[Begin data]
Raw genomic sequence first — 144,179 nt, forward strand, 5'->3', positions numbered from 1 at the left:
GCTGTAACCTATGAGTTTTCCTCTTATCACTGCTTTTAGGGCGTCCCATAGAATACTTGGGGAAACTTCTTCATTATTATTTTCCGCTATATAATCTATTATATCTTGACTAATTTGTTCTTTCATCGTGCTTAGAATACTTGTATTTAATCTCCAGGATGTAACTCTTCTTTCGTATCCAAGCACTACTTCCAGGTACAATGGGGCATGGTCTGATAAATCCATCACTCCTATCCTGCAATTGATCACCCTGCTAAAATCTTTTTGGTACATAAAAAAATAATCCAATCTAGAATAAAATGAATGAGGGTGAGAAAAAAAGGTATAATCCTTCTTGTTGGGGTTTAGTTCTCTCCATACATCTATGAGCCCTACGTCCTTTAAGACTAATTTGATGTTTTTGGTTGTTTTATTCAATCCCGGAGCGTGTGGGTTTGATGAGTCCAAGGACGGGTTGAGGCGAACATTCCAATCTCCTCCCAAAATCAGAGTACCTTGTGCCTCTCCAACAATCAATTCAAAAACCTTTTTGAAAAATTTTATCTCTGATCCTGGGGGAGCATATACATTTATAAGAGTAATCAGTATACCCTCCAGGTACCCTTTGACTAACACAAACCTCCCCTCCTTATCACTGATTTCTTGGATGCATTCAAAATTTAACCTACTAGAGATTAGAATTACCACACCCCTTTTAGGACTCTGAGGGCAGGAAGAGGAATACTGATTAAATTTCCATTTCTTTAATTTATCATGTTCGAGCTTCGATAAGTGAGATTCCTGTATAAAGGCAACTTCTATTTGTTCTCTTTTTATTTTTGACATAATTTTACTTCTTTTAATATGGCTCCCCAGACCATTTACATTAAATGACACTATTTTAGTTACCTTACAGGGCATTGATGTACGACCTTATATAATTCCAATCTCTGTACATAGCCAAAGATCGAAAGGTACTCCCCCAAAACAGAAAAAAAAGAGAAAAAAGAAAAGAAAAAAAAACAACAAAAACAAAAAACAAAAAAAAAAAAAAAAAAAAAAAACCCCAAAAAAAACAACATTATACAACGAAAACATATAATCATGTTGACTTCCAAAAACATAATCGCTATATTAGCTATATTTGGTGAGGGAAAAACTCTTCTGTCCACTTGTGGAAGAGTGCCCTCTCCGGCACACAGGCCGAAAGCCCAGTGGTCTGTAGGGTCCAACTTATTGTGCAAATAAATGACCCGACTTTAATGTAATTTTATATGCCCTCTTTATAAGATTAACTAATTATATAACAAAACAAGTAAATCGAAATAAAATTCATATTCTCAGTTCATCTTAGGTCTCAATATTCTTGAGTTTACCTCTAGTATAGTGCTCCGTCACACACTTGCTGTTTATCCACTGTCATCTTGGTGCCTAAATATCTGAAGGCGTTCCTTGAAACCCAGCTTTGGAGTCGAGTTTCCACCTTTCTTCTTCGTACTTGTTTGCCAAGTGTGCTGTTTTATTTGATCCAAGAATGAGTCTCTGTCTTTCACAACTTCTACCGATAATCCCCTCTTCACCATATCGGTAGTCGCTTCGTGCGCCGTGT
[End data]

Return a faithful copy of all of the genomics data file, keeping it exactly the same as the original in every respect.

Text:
Raw genomic sequence first — 144,179 nt, forward strand, 5'->3', positions numbered from 1 at the left:
GCTGTAACCTATGAGTTTTCCTCTTATCACTGCTTTTAGGGCGTCCCATAGAATACTTGGGGAAACTTCTTCATTATTATTTTCCGCTATATAATCTATTATATCTTGACTAATTTGTTCTTTCATCGTGCTTAGAATACTTGTATTTAATCTCCAGGATGTAACTCTTCTTTCGTATCCAAGCACTACTTCCAGGTACAATGGGGCATGGTCTGATAAATCCATCACTCCTATCCTGCAATTGATCACCCTGCTAAAATCTTTTTGGTACATAAAAAAATAATCCAATCTAGAATAAAATGAATGAGGGTGAGAAAAAAAGGTATAATCCTTCTTGTTGGGGTTTAGTTCTCTCCATACATCTATGAGCCCTACGTCCTTTAAGACTAATTTGATGTTTTTGGTTGTTTTATTCAATCCCGGAGCGTGTGGGTTTGATGAGTCCAAGGACGGGTTGAGGCGAACATTCCAATCTCCTCCCAAAATCAGAGTACCTTGTGCCTCTCCAACAATCAATTCAAAAACCTTTTTGAAAAATTTTATCTCTGATCCTGGGGGAGCATATACATTTATAAGAGTAATCAGTATACCCTCCAGGTACCCTTTGACTAACACAAACCTCCCCTCCTTATCACTGATTTCTTGGATGCATTCAAAATTTAACCTACTAGAGATTAGAATTACCACACCCCTTTTAGGACTCTGAGGGCAGGAAGAGGAATACTGATTAAATTTCCATTTCTTTAATTTATCATGTTCGAGCTTCGATAAGTGAGATTCCTGTATAAAGGCAACTTCTATTTGTTCTCTTTTTATTTTTGACATAATTTTACTTCTTTTAATATGGCTCCCCAGACCATTTACATTAAATGACACTATTTTAGTTACCTTACAGGGCATTGATGTACGACCTTATATAATTCCAATCTCTGTACATAGCCAAAGATCGAAAGGTACTCCCCCAAAACAGAAAAAAAAGAGAAAAAAGAAAAGAAAAAAAAACAACAAAAACAAAAAACAAAAAAAAAAAAAAAAAAAAAAAACCCCAAAAAAAACAACATTATACAACGAAAACATATAATCATGTTGACTTCCAAAAACATAATCGCTATATTAGCTATATTTGGTGAGGGAAAAACTCTTCTGTCCACTTGTGGAAGAGTGCCCTCTCCGGCACACAGGCCGAAAGCCCAGTGGTCTGTAGGGTCCAACTTATTGTGCAAATAAATGACCCGACTTTAATGTAATTTTATATGCCCTCTTTATAAGATTAACTAATTATATAACAAAACAAGTAAATCGAAATAAAATTCATATTCTCAGTTCATCTTAGGTCTCAATATTCTTGAGTTTACCTCTAGTATAGTGCTCCGTCACACACTTGCTGTTTATCCACTGTCATCTTGGTGCCTAAATATCTGAAGGCGTTCCTTGAAACCCAGCTTTGGAGTCGAGTTTCCACCTTTCTTCTTCGTACTTGTTTGCCAAGTGTGCTGTTTTATTTGATCCAAGAATGAGTCTCTGTCTTTCACAACTTCTACCGATAATCCCCTCTTCACCATATCGGTAGTCGCTTCGTGCGCCGTGT